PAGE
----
Extremely Thermoacidophilic Archaea in Biomining Operations: Development of Functional Genomics Tools and Methodologies
With increasing demand and decreasing supplies of base and precious metals (i.e., copper and gold), the study of bioleaching microorganisms is of great interest to the mining industry for recovery of product from low grade ores. These organisms derive energy from the reduced iron and sulfur compounds (i.e. pyrite, chalcopyrite) present as impurities. While mobilization of these impurities is a chemical process, bioleaching microorganisms capable of iron oxidation regenerate ferric ions, thus provided a catalytic boost to abiotic reaction rates. Understanding the mechanisms for iron and sulfur oxidation, as well as other factors important to the survival of bioleachers in a harsh biomining environment (CO2 fixation, metal tolerance, adhesion, etc.), is necessary to optimize biocatalyst performance and product recovery.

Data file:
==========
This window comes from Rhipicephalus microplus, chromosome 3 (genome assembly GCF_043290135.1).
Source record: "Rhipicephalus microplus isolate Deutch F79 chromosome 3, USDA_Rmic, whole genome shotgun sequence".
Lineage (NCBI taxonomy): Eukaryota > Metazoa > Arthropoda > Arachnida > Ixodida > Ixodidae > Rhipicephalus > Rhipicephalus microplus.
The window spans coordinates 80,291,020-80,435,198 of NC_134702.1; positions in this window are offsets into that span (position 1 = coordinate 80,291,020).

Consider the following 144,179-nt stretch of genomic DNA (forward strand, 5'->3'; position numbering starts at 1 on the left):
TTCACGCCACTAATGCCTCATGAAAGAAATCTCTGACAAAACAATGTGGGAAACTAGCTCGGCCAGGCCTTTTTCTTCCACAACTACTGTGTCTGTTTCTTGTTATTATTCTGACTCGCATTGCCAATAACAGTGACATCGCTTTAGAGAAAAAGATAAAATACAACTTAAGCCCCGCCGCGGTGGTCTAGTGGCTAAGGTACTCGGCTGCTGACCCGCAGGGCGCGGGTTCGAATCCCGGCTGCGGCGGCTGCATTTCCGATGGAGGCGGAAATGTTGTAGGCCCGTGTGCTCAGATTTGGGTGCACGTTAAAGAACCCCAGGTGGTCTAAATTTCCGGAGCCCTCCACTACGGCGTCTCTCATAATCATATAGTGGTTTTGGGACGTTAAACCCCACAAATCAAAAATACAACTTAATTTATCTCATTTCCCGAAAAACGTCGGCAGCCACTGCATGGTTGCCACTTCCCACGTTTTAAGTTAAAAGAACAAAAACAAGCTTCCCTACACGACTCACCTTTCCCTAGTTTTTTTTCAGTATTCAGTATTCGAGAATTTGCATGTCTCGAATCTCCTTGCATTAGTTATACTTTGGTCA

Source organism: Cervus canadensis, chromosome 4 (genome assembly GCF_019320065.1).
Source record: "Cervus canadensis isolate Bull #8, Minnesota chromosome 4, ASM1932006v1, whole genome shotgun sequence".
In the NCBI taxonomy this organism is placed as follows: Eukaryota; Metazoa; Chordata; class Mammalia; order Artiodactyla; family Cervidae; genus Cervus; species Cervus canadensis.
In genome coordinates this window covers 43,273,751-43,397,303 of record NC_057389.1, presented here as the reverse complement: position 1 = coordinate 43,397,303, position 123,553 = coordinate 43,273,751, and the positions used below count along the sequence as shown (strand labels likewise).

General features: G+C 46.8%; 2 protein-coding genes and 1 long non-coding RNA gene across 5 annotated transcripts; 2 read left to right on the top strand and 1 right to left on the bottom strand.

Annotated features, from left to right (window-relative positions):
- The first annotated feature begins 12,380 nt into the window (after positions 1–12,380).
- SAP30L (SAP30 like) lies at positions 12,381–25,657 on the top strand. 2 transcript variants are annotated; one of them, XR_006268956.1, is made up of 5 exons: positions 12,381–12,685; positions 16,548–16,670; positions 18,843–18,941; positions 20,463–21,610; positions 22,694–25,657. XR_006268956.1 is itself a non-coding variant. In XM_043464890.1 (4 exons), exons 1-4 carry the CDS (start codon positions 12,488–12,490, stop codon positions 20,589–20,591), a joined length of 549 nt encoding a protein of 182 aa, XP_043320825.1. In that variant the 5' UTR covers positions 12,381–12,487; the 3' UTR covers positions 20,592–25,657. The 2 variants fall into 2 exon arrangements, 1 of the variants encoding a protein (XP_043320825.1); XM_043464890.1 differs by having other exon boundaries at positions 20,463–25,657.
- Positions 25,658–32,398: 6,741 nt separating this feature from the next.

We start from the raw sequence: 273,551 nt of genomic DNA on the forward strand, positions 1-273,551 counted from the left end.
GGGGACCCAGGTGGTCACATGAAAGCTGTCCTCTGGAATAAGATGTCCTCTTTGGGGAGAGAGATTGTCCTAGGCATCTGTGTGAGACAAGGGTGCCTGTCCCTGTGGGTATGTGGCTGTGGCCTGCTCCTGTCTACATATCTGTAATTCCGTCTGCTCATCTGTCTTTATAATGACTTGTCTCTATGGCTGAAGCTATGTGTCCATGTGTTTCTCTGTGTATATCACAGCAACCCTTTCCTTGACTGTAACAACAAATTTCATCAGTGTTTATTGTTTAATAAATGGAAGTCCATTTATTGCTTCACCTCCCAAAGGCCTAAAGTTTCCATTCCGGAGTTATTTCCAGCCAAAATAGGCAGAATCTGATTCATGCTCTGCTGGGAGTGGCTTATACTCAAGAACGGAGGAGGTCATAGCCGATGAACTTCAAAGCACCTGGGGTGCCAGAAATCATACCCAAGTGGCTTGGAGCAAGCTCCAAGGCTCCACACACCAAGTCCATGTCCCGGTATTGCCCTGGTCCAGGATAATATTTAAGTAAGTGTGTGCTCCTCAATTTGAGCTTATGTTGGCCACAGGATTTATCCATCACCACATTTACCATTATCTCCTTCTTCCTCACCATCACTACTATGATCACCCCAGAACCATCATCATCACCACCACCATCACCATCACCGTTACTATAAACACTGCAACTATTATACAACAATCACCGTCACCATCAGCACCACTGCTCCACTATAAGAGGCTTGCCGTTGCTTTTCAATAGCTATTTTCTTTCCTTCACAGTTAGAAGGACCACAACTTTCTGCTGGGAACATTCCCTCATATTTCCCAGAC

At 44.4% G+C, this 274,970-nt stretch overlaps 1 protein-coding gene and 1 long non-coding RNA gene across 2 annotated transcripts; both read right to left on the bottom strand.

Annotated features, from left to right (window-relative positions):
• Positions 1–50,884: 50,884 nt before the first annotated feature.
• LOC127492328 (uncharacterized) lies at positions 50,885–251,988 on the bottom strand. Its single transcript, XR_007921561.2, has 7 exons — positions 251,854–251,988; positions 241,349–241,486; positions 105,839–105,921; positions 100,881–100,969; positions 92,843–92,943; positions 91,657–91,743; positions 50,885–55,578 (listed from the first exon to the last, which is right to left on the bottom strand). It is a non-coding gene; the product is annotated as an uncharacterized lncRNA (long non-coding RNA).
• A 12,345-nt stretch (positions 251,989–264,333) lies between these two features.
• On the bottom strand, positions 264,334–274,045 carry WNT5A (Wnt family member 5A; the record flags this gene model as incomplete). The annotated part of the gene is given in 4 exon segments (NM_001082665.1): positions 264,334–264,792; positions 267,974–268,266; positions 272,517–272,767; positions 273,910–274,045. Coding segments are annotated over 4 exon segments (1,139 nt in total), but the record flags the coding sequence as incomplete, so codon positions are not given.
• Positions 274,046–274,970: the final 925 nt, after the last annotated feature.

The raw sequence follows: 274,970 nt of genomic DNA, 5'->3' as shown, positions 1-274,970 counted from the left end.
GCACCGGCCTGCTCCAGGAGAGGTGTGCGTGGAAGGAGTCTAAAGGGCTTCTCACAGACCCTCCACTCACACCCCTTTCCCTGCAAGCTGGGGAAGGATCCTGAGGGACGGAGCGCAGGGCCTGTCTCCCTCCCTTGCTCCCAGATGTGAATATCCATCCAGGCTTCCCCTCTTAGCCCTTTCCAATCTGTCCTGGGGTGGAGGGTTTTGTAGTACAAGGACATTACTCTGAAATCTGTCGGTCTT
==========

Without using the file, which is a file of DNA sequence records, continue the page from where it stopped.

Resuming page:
Metallosphaera sedula is the first extremely thermoacidophilic bioleacher to have its complete genome sequenced. Using the sequence, physiological features of importance to biomining can be studied via transcriptional analyses. To this end, a whole genome oligonucleotide microarray has been constructed for M. sedula. Culturing methodologies have been developed to ensure extraction of M. sedula mRNA representing bioleaching conditions, utilizing epifluorescent cell counts and an o-phenanthroline colorimetric assay. Initial results indicate that optimum mRNA sampling time for M. sedula occurs after the third media replacement and an additional 160 hours of growth. Additionally, preliminary efforts have been made to develop a better defined heterotrophic medium for comparison against autotrophic media containing metal sulfide substrates. Finally, evidence that transcriptional response experiments can be carried out successfully in spite of the extreme cultivation conditions is presented.